Arms Race and Conflict
The Nepali Times (19-25 December) in its headline “Present Arms” said “the army and the Maoists are engaged in a lethal arms race” and revealed the changing face of Royal Nepal Army (RNA) “from a decorative force into a battle-hardened military with modern weaponry.” It says that the US is not the only supplier of military hardware, but India, Belgium, Britain and China are also major contributors. Indian assistance is worth some Rs.5 billion, under the Infantry Small Arms System (INSAS), most of which was grant aid. On the other hand, the US government has assured another $12 million in military aid to fight the Maoist insurgency. Britain gave two Mi-17 transport helicopters to the RNA under its “Global Conflict Prevention Pool” (GCPP). Citing Army sources, the report said “5,500 Belgian Minimi M249 belt-fed machine guns, purchased in 2002 are the best deterrence at the RNA’s hands against Maoist attacks”.
In the same issue, an editorial stated, “there is no military solution to the present conflictÃ¢â‚¬Â¦ both military and Maoists sides can’t win” and indicted the Maoist leadership for their eight year long “People’s War” that had “turned an ornamental army into a powerful, battle-hardened force, made the monarchy more powerful, emasculated the parliamentary parties, eroded the authority of constitutional organs and frittered away the early gains of their revolution”. It charged that the war had unleashed an arms race and the Army was “sacrificing the neutrality of civilians by turning them into combatants by distributing guns to the villagers”. It refuted the claim that all other options except military ones were exhausted and said “we haven’t even tried out the most pragmatic, bloodless alternatives.”
The Weekly Telegraph (10 December) in its editorial, elaborately analyzed the French Ambassador Claude Ambrosini’s statement on Nepal’s worsening conflict situation and growing political instability. The French dignitary opined that the Maoist insurgency was “one of the most murderous conflicts Ã¢â‚¬Â¦ there can’t be a solution to this conflict through the sole use of arms and lethal materials”. The editorial accepted the envoy’s suggestion for resumption of peace talks and the importance of the presence of three power centers i.e., political parties, Maoists and constitutional monarchy. It urged both the rival parties to “act fast” to avert further deterioration of the economic condition of the state.
Amnesty for Maoist Insurgents
On 18 December 2003, the Nepalese government announced a general amnesty and rehabilitation programmes for Maoist insurgents and called on them to surrender along with their arms, friends and relatives before 13 February 2004. The Kathmandu Post (20 December) in its editorial appreciated the Government’s policy as a “commendable beginning” that could attract many Maoists who might have regretted their decision to join the insurgency. It asked the government to make the rehabilitation programme public and assure the safety of life of the surrendered Maoists. It cautioned against the possibility of ending up with failure at the implementation level because of the corrupt and inefficient bureaucracy.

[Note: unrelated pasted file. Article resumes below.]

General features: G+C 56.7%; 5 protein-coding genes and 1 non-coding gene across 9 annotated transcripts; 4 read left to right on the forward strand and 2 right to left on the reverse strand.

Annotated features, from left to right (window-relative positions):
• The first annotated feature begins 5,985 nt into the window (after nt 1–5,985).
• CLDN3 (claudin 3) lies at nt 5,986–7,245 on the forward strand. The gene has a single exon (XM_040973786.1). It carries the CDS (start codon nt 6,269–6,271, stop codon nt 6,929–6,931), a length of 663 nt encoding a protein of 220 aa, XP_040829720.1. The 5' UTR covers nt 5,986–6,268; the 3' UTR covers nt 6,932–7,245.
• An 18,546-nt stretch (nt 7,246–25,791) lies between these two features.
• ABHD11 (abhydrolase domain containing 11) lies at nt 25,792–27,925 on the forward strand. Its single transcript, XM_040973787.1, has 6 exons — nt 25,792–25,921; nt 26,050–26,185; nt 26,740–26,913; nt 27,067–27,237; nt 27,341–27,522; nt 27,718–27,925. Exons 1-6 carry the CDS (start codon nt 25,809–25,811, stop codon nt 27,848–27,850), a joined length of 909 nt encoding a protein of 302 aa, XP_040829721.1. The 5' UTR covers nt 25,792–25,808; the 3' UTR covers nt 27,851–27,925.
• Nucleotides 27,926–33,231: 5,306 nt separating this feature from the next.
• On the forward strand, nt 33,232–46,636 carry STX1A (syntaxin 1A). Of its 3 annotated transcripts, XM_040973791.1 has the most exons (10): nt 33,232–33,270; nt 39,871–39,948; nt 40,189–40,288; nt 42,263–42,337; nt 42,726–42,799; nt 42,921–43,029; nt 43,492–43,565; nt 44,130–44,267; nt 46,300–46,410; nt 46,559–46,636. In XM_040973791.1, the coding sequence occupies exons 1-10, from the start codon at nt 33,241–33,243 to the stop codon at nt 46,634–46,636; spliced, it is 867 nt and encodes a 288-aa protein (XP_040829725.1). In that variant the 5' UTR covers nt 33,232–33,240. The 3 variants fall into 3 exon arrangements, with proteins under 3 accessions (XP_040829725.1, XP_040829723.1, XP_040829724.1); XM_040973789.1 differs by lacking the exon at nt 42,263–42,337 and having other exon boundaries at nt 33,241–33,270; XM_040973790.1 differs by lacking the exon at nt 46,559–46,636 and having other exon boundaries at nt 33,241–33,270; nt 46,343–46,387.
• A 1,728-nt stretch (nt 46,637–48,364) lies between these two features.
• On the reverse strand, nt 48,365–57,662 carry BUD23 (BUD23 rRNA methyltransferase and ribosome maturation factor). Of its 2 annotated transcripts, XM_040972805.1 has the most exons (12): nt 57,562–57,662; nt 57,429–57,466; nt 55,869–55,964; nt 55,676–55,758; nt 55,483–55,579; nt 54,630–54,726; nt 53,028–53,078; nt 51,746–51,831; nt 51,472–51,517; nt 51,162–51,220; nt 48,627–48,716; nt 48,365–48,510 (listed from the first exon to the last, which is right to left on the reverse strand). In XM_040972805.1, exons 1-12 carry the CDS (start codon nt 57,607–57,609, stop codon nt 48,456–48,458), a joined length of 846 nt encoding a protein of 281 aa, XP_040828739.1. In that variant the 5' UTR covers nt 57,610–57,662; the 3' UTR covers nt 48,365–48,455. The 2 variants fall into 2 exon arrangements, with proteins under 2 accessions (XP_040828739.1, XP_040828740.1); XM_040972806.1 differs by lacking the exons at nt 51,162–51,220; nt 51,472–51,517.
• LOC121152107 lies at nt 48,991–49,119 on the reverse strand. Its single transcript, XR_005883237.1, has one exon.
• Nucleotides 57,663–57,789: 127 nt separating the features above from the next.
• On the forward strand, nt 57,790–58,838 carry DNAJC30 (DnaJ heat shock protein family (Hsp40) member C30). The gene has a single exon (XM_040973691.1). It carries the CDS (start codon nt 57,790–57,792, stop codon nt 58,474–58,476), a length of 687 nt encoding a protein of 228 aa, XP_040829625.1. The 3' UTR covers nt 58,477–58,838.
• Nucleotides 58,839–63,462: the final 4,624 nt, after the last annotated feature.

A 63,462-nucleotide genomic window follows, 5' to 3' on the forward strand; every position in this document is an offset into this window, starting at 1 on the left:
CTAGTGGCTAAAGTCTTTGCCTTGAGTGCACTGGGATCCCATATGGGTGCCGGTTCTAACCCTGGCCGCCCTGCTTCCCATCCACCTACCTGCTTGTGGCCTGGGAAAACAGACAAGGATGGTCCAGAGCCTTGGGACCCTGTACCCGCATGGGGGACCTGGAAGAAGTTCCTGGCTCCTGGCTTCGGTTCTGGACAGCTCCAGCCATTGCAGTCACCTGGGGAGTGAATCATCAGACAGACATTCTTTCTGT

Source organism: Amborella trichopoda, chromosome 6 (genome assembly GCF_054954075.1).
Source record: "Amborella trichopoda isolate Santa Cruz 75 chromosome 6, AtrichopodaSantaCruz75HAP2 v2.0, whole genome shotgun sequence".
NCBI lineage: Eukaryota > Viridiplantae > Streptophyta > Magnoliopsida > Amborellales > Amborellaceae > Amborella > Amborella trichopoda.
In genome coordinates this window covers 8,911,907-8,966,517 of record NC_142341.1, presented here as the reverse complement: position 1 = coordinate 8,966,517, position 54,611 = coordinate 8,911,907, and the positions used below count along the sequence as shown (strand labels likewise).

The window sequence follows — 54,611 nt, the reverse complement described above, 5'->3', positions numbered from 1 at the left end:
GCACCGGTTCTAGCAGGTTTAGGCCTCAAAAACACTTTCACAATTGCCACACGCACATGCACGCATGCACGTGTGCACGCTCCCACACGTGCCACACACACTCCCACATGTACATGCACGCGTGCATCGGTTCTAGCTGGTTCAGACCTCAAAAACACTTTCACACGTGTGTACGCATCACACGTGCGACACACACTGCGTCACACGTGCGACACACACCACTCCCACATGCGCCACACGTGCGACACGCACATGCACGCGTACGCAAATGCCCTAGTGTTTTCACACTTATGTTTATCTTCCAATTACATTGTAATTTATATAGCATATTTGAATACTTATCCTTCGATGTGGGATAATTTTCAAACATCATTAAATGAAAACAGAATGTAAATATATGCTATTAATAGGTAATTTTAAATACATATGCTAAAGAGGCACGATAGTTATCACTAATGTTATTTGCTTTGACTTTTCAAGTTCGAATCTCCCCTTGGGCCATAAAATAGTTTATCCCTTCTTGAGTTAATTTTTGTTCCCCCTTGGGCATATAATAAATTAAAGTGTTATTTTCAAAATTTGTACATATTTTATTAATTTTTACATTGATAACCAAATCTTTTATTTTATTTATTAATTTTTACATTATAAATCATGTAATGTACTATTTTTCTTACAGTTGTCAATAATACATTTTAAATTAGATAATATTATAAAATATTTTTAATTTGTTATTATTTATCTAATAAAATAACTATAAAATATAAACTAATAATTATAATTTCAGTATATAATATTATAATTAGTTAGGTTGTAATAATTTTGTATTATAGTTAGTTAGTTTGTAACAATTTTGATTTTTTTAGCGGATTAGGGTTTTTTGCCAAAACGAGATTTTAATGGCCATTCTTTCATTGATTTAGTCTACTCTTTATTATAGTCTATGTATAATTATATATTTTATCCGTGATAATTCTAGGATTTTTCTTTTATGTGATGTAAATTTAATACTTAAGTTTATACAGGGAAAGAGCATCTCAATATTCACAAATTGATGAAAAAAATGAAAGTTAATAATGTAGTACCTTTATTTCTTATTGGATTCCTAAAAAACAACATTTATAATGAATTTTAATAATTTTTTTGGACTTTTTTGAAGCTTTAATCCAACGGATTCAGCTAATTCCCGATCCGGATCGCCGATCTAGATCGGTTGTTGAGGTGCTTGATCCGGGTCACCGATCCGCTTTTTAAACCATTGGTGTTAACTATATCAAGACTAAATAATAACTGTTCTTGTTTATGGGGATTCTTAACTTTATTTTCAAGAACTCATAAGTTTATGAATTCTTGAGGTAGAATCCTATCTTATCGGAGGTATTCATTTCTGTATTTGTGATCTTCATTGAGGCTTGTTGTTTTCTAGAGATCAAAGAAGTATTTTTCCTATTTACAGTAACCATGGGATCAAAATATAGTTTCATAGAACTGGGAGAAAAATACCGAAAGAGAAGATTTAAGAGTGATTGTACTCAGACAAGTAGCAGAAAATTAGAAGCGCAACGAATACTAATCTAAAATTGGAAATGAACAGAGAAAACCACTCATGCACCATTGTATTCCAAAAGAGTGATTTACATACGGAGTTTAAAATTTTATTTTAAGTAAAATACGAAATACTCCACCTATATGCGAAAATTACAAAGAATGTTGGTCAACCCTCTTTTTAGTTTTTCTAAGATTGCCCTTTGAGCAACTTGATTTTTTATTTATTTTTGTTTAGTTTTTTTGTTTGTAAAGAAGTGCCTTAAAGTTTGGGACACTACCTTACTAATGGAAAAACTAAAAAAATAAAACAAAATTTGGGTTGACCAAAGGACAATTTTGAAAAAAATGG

School at Risk
The Himal Khabarpatrika (16-30 December) a vernacular fortnightly in a news item described a protest movement in a village in Rahjena VDC of Banke district, to save its only secondary school, now occupied by the Armed Police Force. It mentioned that the government responded to the closure of the school, which has a student strength of 400, by saying that the “priority was security not schooling”. The police forces had reportedly moved into administrative and public buildings as well.
The Asian Development Bank’s Country Director, Hafeez Rahman, said that “past strategies and programmes were not effective enough to make the desired impact on the lives of the poor Nepalis.” The Kathmandu Post (27 December) in an editorial admitted the ineffectiveness of Nepal in preventing the growth of poverty and attributed the blame to donor agencies along with the government for not paying attention. The timely indication and realization of inefficient use of donor aid could have prevented the situation from worsening to the current level. Further, it said, that lack of transparent, efficient and accountable government along with immoral and inefficient bureaucracy, eroded the administration and economic condition of Nepal.
Maoist Vigil on American Tourists
The Nepal Samacharpatra, a vernacular daily, in its news item (10 December) said that “Maoist rebels are keeping special watch on Americans visiting Karnali Zone”. US citizens are singled out and subjected to detailed interrogation more so than other nationals who enter Maoist dominted areas. It quoted a foreign trekker’s statement “tourists face no danger from the Maoists. All they wanted to know was if there were any Americans spying on them.” The Maoists, reportedly issued permits to non-US tourists without any hesitation, in Dhading, Jajarkot, Myagdi, Jhumla, Dolpa and other areas.
Accord between the King and the Parties
In an op-ed column in Deshantar (14 December), Keshar Jung Raymajhi while talking about the present political entanglement said that, “under the current circumstances, the king is not to be blamed at all”. He said that King had sacked the elected Deuba government because he was left with no choice and deployed the armed forces in order perform his duty to maintain law and order, which were under severe threat from the Maoists. In the absence of any consensus for an all-party government from the “five parties”, the King appointed Surya Bahadur Thapa and entrusted the government with all responsibilities. In conclusion, he urged for an understanding between the King and the political parties, “for peace, solution of the Maoist problem and to provide a direction to the country.”